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Getting Afloat: Buying a Used Boat

A used boat is no different to a used car – except there are slightly fewer safeguards for the buyer, with nothing in the way of log books or even service records.
 
Caveat Emptor – buyer beware – is at the heart of the buying process is crucial, as Peter Underwood explains.
 
This is the fourth in a series of nearly a dozen videos looking at getting afloat on Britain’s wonderful canals and waterways which have been produced for Norbury Wharf Ltd, based on the Shropshire Union Canal in Staffordshire.
 
This fourth episode takes in the buying process, the role of surveyors and the best ways of making sure you are buying a vessel that will serve you and your family well into the future.

*Video transcript* 

Buying a used boat, which most people do, is no different to buying a second-hand car or even a house. It will always be a balance between price and condition. 
 
You're buying what you can see in front of you, and you only have one opportunity to bargain with the seller, and it's essential to get it right. If you were a car dealer selling a second-hand car, you clean it, polish it, touch up the paintwork and present it in the best possible light to get the maximum price, wouldn't you? Even the estate agents these days give thoughtful advice to sellers about making sure their home has neutral colours on the walls, make sure it's clean and smells fresh before potential buyers are given a viewing. So why do so many of the people who sell second-hand boats, both brokers and owners, happily offer for sale scruffy, often dirty vessels, showing all the signs of neglect?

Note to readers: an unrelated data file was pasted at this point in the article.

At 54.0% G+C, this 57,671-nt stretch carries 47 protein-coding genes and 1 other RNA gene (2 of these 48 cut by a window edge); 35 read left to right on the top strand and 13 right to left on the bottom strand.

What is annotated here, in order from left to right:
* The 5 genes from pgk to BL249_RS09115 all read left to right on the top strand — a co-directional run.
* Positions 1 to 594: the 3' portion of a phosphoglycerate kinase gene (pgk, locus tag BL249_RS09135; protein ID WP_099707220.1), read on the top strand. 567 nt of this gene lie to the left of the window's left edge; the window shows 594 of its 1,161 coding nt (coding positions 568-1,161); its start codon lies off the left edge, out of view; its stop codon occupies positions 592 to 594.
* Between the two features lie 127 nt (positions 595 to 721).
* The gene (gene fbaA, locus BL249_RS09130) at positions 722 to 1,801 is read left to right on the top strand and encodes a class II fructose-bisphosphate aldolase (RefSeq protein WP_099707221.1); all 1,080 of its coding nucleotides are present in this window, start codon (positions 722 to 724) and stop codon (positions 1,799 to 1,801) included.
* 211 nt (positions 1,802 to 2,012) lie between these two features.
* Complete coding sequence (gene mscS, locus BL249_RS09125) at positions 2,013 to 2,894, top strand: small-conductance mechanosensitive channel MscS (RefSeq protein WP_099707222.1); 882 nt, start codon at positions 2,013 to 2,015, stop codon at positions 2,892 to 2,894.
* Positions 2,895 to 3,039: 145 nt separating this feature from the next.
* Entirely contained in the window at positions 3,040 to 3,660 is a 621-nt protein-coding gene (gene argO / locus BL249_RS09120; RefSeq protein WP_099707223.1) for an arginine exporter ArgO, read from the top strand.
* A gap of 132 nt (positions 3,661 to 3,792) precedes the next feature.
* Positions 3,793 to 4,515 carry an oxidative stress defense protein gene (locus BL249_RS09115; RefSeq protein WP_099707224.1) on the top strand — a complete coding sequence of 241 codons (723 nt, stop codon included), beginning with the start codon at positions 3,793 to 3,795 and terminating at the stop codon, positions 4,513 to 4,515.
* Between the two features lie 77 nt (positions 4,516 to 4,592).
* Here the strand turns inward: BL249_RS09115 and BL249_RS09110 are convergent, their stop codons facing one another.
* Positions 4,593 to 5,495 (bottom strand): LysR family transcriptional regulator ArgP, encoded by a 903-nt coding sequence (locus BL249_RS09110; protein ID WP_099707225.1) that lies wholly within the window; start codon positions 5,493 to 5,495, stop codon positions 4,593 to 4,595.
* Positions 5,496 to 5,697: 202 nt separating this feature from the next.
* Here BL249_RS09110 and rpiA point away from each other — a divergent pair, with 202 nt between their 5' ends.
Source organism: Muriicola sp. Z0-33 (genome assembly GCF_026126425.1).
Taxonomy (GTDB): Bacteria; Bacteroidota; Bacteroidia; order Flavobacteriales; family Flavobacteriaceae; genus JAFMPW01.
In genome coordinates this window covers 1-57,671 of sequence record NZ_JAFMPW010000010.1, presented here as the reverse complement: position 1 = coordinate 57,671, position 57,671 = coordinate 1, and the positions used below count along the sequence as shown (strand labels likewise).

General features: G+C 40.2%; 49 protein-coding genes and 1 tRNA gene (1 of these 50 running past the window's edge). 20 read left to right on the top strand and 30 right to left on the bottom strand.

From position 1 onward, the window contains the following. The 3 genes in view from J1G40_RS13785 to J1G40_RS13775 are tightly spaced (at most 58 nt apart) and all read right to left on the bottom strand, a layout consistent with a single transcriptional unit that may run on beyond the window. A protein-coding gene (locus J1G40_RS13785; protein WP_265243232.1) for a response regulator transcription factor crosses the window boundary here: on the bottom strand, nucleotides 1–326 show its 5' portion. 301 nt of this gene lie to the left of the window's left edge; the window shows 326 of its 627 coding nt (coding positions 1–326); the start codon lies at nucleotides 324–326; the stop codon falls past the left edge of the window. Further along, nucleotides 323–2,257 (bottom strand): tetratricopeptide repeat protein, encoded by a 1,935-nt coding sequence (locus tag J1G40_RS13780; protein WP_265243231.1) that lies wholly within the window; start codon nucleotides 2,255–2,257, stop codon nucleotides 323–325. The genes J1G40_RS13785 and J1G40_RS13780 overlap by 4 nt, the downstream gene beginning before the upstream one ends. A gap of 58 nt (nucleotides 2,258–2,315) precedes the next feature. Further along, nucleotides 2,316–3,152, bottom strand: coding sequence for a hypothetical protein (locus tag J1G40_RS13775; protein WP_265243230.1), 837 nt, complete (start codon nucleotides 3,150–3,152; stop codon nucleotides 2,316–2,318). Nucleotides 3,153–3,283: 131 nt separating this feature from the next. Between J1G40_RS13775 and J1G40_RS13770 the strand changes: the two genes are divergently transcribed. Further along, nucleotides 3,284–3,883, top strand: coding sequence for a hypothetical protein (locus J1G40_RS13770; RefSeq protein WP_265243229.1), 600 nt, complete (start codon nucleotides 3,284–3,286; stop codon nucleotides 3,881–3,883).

When you begin your trek around the brokers and private owners, don't expect to be dazzled by cleanliness, shiny paintwork and spotless engines. In fact, if you find a boat like that, I'd look at it very closely, simply because the trade as a whole is so bad at presentation that you have to wonder what's being hidden! The plus side of that approach, of course, is that you will still see your potential boats' warts and all, and it should be easier to identify potential problems. 
 
Once you see the boat you like, don't assume that the asking price is the real price, make an offer. It may well be that the dream boat you thought you couldn't afford is now within your reach, especially if you're a cash buyer. Brokers across the country will admit privately that any seller who overestimates the value of their craft and refuses to accept offers, is likely to see his or her vessel on the broker's books for a very long time. 
 
Before you set off, you'll have gone through the business of narrowing down the sort of boat you're looking for, length, width, layout style etc. So you should be comparing like with like, unfortunately, second-hand boats are not like cars as we've said, with ownership registered on some central computer, nor are they like houses with deeds stashed at the Land Registry. That means you need to be able to trust the people you may be buying from. 
 
If it's a broker, it will help if the firm belongs to one of the trade associations with an enforceable code of conduct, such as the British Marine Federation, the Boat Retailers & Brokers Association or the ABYA. It's worth asking if the broker operates a properly administered client account and whether the money you pay over will be kept in this account during the brokerage transaction.